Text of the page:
It’s a jolly good life - investigate
Shelagh 82 from Wales. Retired doctor. Mother of two. Married twice. Now lives in Barnes, South London.
How are you?
I am very happy to be here. I am acclimatizing to a small situation. I’ve recently downsized from my family home to my new flat. I still drive so I do still have some independence.
How do you feel about the weather?
I love the weather especially when it’s cold. I remember when I used to wash my husbands socks: I’d pegged them out on the line and they would freeze like small pieces of cardboard. I love cloud formations too - I have a book all about them.
How do you feel about marriage?
Marriage was very nice. Sometimes it works sometimes it doesn’t. It’s a lovely experience. I wasn't married long to my first husband, just 17 years. He liked a flirt. I do feel a bit sad about splitting up with the father of my children - I think of it as a failure. I’d never do him down. I wonder if I was to blame, perhaps I didn't pay him enough attention? I married again, a retired Royal Marine. He was far more stable. He died from cancer. We were only married for 9 years. After that I made a conscious decision to put my energies into work and not get married again. I was a gynaecologist and worked til I was 75.
What are your views on faith?
I like the routine of church and I love the music. I have terrible arthritis now and sometimes it’s hard to get out. If I can’t get to church I do the service in front of the telly. I do believe in an afterlife.
What are your dreams?
I became a doctor because my father wanted me to be one. I wanted to go to University to study modern languages but daddy said 'No!' y upbringing was very strict. I had a good education thrust upon me, I would never have dreamt of saying no. M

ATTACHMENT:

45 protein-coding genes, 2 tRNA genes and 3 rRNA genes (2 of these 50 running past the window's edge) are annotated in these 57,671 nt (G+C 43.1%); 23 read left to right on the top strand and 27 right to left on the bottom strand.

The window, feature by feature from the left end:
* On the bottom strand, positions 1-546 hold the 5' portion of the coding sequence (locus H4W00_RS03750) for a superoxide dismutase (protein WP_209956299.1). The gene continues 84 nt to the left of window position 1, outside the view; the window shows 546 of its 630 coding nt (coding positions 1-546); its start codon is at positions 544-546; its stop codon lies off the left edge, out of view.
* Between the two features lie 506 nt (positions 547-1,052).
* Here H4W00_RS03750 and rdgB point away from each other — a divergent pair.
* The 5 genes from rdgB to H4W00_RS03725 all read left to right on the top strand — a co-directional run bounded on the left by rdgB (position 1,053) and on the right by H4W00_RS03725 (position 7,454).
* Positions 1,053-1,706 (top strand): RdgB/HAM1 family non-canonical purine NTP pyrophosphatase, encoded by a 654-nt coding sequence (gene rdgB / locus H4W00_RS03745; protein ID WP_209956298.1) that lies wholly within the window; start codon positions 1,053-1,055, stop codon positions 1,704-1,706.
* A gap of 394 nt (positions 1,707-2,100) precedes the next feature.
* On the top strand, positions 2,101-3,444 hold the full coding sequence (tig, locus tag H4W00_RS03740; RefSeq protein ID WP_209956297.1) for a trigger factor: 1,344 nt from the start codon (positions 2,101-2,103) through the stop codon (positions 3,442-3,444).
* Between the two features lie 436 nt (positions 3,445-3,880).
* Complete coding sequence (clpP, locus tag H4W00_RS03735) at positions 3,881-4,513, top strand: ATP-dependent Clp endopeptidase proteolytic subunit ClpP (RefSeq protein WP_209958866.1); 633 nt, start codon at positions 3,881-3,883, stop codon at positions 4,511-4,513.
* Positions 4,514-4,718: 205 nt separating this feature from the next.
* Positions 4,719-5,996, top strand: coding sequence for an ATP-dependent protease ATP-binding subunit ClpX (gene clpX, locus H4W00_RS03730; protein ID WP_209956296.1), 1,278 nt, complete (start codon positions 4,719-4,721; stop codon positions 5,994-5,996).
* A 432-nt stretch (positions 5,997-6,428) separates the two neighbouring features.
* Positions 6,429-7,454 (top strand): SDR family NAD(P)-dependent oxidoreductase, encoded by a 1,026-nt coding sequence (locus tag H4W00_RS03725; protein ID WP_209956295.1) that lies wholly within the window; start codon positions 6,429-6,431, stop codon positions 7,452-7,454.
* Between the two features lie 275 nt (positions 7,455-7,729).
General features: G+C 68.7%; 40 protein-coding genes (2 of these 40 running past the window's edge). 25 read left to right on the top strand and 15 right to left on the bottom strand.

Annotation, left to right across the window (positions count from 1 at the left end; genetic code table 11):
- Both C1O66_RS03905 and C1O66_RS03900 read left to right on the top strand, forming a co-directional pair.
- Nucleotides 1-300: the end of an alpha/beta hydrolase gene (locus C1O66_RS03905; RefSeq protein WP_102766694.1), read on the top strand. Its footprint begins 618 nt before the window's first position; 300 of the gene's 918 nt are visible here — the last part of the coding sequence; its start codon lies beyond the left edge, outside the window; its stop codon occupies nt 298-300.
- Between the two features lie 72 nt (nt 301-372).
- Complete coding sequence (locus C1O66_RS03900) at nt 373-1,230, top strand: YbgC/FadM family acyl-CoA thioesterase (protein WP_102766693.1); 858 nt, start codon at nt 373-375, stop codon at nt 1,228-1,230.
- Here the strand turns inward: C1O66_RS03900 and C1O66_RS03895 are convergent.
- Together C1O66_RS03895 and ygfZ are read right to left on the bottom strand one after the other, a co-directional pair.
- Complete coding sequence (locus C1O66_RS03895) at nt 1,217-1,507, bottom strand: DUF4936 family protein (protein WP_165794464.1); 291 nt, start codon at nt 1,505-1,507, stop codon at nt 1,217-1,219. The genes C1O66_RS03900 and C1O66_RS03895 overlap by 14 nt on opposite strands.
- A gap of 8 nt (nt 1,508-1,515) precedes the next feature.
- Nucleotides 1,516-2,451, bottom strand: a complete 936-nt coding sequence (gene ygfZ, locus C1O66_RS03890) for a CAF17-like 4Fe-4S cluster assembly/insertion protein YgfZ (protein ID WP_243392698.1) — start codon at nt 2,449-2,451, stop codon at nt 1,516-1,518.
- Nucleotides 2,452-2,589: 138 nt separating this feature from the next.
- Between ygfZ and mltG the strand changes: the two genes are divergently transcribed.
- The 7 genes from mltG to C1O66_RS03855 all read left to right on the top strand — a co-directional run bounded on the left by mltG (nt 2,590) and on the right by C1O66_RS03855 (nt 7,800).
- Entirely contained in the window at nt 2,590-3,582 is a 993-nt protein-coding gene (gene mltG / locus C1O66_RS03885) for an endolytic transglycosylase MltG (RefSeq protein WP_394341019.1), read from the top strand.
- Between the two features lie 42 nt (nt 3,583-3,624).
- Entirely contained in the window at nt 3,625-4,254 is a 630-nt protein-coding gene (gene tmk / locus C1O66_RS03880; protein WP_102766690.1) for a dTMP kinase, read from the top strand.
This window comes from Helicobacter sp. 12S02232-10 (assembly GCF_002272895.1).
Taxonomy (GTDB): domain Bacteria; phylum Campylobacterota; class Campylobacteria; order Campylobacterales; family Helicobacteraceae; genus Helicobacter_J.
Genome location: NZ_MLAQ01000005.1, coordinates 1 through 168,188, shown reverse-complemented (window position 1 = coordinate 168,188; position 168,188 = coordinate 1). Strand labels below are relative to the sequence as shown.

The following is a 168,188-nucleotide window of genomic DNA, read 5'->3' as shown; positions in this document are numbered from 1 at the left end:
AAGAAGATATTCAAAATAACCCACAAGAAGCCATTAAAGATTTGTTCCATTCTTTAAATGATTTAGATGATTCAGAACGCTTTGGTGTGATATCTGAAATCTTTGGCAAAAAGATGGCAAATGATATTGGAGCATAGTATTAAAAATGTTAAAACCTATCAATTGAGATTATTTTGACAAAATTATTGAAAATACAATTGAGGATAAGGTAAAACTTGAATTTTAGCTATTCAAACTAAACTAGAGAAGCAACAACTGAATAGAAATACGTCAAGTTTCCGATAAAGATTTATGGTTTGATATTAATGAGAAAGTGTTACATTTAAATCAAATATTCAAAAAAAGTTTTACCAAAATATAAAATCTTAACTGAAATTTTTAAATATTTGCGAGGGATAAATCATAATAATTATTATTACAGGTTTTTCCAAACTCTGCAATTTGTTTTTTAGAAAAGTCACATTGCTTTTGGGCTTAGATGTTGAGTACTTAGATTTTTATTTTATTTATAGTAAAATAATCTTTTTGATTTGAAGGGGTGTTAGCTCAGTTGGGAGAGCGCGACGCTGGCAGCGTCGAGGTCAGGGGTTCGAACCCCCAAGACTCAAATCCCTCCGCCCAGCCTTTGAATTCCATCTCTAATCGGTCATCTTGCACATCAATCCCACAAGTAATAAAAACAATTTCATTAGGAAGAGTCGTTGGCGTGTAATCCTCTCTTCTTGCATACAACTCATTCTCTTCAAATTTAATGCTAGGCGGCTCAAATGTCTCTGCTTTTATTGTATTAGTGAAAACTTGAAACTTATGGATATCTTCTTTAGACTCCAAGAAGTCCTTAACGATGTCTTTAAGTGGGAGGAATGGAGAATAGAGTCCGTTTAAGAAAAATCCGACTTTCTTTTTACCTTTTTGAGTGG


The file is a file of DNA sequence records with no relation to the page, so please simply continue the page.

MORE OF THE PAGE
What do you like about yourself?
That I have been able to absorb a good education.
How do you see yourself?
I was a very plump teenager. I soon lost it all when the boys started looking! I had lots of boyfriends, I used to feel very sexy - I was very happy to be popular.
Who or what inspired you?
My father inspired me. He encouraged me. My teachers inspired me too. There weren't many female doctors in my day. So it was good to feel included. I do think it’s a very good thing to have a good education.
How do you feel about housework?
I usually make an awful mess. I’ve never had to do much, I’ve always been lucky to pay a char.
What do you think about life?
It’s a jolly good life - investigate, have a good look and make your own opinion. Nothing is ever nothing, you have to look at every side. I like to be inquisitive. I don’t like to be fobbed off. It’s better to have first-hand knowledge than to be swayed.
How do you feel about death?
It’s coming so you just have to accept it. There’s no point being miserable, there might be a bit of lolly left to you to spend.
What would you like to leave for the next generation?
I’d like them to think very hard about family life. To have a sense of responsibility and not do too much jumping from here to there. A bit more stability.
Are you free?
Yes, I think so. I accept others for who they are. I am open to change and I can change my mind.